The chemotherapeutic agents typically used for Greyhounds with OSA are cisplatin, carboplatin, or doxorubin. The treatment results are almost identical for the 3 drugs; because cisplatin has to be given as an IV infusion, most oncologists are no longer using it. So, basically, we are considering one of 2 conventional treatments: 5 doses of doxorubicin (Adriamycin) at 2-week intervals, or 4 doses of carboplatin (Paraplatin) at 3-week intervals. Doxorubicin is relatively inexpensive (a little bit over $120/dose for the cost of the drug), whereas carboplatin is one of the most expensive chemo drugs (approximately $40/kg of body weight, or an average of $1,000/dose). However, carboplatin causes almost no side effects, whereas approximately 20% of dogs receiving doxorubicin have mild side effects, such as poor appetite, diarrhea, etc; also, dogs with some types of heart disease cannot receive doxorubicin. These side effects are minimal when compared with those in people on chemo. And, oh, by the way, dogs on chemo don’t lose their hair. For the average dog on chemo, there is no difference in the quality of life when compared to that before chemo. ends with

If amputation is not an option, local radiotherapy plus chemo may be of some benefit. However, in our limited experience, most dogs are eventually euthanized within 3 to 4 months of the initial diagnosis because of the development of pathological fractures (i.e., after radiotherapy the tumor is not as painful; therefore the dog regains normal use of the limb and fractures the area), osteomyelitis, or metastatic lesions.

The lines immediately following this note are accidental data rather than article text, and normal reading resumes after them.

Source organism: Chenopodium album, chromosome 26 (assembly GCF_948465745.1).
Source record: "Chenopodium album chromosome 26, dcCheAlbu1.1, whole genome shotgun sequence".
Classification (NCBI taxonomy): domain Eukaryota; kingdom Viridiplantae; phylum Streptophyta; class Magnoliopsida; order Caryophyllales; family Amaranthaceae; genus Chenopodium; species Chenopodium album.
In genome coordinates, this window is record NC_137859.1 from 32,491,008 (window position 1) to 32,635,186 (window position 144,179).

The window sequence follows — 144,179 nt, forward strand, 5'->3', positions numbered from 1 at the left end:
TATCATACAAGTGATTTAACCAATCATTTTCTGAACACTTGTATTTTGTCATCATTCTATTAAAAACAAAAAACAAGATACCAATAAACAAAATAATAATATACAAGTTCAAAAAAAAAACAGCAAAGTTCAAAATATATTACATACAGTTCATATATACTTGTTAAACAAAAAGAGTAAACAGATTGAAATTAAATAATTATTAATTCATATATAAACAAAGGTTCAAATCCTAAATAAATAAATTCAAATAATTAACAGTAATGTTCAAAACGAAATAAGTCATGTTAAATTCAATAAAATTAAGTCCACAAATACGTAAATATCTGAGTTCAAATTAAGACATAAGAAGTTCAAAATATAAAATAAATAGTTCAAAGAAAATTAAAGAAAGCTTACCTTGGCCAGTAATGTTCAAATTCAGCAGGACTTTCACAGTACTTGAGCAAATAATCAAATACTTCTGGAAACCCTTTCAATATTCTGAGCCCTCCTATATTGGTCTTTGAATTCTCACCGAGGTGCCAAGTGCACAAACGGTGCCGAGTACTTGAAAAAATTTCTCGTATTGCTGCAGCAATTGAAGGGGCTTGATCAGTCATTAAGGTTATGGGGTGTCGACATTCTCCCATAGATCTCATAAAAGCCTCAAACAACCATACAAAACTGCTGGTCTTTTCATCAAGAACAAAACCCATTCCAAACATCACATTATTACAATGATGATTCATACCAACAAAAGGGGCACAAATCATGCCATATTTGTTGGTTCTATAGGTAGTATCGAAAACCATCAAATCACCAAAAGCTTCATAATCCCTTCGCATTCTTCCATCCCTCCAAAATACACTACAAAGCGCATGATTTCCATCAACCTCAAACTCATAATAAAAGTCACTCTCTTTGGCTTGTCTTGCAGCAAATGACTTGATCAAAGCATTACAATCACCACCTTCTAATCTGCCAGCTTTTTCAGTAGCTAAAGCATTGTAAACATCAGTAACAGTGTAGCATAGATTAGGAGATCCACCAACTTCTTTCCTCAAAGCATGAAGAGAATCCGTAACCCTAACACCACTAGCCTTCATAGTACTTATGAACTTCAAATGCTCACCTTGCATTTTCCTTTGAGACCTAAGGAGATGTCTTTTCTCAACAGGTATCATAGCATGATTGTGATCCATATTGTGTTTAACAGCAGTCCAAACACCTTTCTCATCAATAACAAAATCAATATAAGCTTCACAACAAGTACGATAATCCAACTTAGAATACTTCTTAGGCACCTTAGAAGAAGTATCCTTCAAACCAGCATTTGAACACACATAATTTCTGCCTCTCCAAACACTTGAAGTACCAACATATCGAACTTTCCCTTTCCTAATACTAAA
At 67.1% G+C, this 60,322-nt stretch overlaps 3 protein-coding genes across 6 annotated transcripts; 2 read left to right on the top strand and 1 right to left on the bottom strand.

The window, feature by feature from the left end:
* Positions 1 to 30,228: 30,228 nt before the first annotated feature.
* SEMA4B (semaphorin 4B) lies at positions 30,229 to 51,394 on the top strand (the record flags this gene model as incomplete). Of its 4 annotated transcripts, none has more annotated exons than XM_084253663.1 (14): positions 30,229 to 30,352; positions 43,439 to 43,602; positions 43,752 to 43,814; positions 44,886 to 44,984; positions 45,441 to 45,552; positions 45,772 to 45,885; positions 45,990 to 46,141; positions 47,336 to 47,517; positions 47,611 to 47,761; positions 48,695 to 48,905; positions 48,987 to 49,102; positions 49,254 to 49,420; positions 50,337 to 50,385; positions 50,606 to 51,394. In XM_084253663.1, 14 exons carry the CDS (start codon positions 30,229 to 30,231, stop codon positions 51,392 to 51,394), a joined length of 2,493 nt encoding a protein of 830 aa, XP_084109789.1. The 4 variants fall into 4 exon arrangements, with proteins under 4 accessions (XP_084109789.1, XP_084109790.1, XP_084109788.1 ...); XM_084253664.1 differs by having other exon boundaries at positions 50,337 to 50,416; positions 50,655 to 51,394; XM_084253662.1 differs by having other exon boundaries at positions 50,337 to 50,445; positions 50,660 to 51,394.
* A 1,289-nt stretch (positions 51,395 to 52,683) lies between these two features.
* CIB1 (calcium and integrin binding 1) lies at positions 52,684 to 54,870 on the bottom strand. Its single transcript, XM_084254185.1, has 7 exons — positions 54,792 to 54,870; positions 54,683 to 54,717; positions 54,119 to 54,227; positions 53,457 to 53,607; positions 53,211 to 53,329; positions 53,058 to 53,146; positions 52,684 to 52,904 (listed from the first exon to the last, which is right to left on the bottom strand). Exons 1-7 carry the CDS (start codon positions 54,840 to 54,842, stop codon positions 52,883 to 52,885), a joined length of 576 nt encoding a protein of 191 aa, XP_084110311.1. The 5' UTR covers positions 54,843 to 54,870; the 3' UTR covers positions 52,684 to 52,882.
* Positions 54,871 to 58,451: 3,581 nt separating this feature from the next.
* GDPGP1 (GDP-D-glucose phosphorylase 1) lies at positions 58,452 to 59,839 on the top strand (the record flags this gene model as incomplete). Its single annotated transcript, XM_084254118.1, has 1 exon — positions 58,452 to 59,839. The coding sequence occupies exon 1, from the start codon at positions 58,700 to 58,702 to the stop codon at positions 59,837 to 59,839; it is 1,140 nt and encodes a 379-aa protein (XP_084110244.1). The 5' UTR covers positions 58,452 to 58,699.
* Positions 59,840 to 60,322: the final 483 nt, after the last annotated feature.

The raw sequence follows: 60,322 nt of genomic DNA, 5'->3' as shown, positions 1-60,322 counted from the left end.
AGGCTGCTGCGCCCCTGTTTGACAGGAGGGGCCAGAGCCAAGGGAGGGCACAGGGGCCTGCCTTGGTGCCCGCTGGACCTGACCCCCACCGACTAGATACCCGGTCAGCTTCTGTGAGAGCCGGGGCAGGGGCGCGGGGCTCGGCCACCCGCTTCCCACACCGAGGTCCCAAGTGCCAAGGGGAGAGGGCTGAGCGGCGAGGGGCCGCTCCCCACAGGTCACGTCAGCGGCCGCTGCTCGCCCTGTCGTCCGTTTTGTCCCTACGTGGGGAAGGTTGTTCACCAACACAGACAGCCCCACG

Pain control is essential in dogs where surgery is not an option; we have used either NSAIDs (carprofen, deracoxib, meloxicam) at recommended doses, or bisphosphonates such as alendronate (Fosamax). Drugs such as tramadol (Ultram) are also beneficial.

© C. Guillermo Couto, DVM

This article may not be reproduced or published
without express consent of the author

GreytHealth thanks Dr. Couto for his generosity in contributing this article, which will be an invaluable resource for owners of Greyhounds (and indeed all canine breeds) faced with this devastating diagnosis. The information Dr. Couto has provided will hopefully assist our readers in better understanding the diagnosis, treatment options, and prognosis of osteosarcoma. If you are concerned that your Greyhound may be displaying some of the signs of osteosarcoma described by Dr. Couto, PLEASE SEEK VETERINARY CARE IMMEDIATELY!